Next week, I have the honor of escorting a young gentleman to visit a college in the wilds of Montana. This will be my fifth such college visit with said gentleman. He, at least, knows exactly what he wishes to study and the career he wishes to pursue. He desires to become an architect. He has been studying drafting and design in high school for several years, and he’s read up on the subject online. Career planning is part of the curriculum in his school. However, nineteenth century lads had another resource to decide which careers they might pursue: The Book of Trades, Being a Library of the Useful Arts.
Now, that surprised me. I’d always assumed that a boy would just follow in his father’s footsteps or at least continue in some family business. If your father was a baker, you’d apprentice as a baker and you’d finally take over the shop when dad had passed to his just reward or at least become too feeble to work. But it appears that many families gave their children other options.
The Book of Trades, a three-volume collection, was first published in 1804 and 1805 for Tabart and Co. of 157 New Bond Street in London, but it became so popular that by 1839 it was in its twelfth printing. With engraved pictures and text describing the attributes needed for success, the likely pay, and the working conditions, each section detailed a specific skilled occupation a young man (and sometimes a young lady) might undertake. The books were sold for three shillings each (or five shillings if you wanted hand-colored plates) from Tabart’s shop and were shelved among the children’s books and school texts. The 1824 edition, of all three books combined, totaled over 400 pages!
Here’s the entry for baker:
“The business of the Baker consists in making bread, rolls, and biscuits, and in baking various forms of provisions. Bread . . . is known in London by two names: the white, or wheaten, and the household: these differ only in degree of purity; and the loaves must be marked with a W, or H, or the baker is liable to suffer a penalty.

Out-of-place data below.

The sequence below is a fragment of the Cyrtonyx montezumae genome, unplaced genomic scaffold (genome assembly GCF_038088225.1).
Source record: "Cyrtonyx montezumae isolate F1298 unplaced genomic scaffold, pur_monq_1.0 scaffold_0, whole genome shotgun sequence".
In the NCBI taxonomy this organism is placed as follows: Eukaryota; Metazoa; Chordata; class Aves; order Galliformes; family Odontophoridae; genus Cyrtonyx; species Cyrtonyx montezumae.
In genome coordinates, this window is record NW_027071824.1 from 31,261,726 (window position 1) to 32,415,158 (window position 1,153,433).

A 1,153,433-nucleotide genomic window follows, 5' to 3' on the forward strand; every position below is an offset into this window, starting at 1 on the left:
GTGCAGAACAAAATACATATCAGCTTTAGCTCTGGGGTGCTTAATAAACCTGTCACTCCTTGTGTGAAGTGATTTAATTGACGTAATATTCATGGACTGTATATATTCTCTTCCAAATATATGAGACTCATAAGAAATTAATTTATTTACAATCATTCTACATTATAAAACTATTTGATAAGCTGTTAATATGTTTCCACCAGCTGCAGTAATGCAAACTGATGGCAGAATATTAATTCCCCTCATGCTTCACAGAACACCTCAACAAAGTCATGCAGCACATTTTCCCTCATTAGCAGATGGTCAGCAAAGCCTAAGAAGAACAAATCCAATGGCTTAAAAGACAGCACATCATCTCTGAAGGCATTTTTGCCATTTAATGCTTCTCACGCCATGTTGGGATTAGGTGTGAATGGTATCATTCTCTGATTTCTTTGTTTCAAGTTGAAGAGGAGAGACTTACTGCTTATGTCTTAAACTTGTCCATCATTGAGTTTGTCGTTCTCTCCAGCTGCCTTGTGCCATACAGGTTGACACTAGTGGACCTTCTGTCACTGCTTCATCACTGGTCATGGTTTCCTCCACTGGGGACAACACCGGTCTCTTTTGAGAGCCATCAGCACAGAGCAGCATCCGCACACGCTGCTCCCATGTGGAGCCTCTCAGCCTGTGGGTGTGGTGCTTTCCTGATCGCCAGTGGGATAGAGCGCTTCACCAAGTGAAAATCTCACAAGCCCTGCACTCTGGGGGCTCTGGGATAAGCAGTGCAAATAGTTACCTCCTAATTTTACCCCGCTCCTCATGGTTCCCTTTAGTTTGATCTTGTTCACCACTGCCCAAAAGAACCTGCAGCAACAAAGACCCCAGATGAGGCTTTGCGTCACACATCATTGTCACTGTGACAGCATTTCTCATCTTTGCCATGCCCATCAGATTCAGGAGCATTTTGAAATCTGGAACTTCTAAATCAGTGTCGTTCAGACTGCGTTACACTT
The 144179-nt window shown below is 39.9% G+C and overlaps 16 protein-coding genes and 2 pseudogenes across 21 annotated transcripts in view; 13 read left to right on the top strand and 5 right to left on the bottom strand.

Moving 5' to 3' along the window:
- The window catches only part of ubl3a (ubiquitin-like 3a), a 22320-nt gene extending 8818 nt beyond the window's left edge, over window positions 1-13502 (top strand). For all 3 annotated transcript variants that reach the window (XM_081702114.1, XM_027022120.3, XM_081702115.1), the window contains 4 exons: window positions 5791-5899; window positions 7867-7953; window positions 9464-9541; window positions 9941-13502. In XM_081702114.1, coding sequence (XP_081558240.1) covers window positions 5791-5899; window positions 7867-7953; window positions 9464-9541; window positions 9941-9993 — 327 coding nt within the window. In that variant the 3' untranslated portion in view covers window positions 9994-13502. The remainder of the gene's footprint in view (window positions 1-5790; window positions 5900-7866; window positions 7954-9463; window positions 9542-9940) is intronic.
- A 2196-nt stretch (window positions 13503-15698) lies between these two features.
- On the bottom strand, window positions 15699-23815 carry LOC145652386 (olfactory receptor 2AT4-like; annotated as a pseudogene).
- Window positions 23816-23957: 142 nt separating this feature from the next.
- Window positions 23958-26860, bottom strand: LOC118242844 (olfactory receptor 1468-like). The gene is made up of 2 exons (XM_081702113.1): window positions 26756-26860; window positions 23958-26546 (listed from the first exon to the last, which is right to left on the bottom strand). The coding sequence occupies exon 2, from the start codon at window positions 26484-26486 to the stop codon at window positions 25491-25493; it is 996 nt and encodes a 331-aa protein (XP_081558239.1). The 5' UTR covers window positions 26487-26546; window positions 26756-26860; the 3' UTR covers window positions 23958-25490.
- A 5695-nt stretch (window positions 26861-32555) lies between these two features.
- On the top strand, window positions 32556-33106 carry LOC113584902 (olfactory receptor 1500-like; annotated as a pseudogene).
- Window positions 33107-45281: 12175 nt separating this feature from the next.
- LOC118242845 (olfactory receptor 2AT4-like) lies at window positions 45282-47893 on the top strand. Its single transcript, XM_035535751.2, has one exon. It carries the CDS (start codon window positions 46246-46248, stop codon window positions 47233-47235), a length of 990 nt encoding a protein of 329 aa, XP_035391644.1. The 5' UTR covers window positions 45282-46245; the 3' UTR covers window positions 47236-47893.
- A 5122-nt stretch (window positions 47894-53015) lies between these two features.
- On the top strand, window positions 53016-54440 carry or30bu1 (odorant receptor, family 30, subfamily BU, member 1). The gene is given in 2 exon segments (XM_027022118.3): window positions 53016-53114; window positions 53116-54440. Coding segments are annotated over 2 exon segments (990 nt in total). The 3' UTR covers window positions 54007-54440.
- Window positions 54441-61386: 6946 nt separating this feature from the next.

The life of the baker is very laborious; the greater part of the work being done by night: the journeyman is required always to commence his operations about eleven o’clock in the evening, in order to get the new bread ready for admitting the rolls in the morning. His wages are, however, but very moderate, seldom amounting to more than ten shillings a week, exclusive of his board.”
Hm, late nights and little pay. I think I’ll look further. I’ve always thought our family could use a good plumber, and it also surprised me to find that this was considered a trade so early in the nineteenth century, when what we think of plumbing today was in its infancy.
“The business of the Plumber consists in casting and working of lead, and using it in buildings. He furnishes us with a cistern for water, and with a sink for the kitchen; he covers the house in lead, and makes the gutters to carry away the water; he makes pipes of all sorts and sizes, and sometimes he casts leaden statues as ornaments for the garden. The plumber also is employed in making coffins for those who are to be interred out of the usual way. He also fits up water-closets and makes pumps. . . . The health of the men is often injured by the fumes of the lead.
Journeymen earn about thirty shillings a week; and we recommend earnestly to lads brought up to the [plumbing, glazing, or painting] trades, that they cultivate cleanliness and strict sobriety, and that they never, on any account, eat their meals or retire to rest at night, before they have well washed their hands and face.”
So we’re looking at better pay and work with variety, but definitely some serious occupational and health risks. Think I’ll keep looking.
I have an abbreviated version of the books, with only 44 of the trades. If there’s some trade in particular you’re curious about, let me know and I’ll see what I can find later this summer. And speaking of summer, stay turned next week, when Marissa tells you all about how we plan to spend our summer and how we’ll be sharing it with you!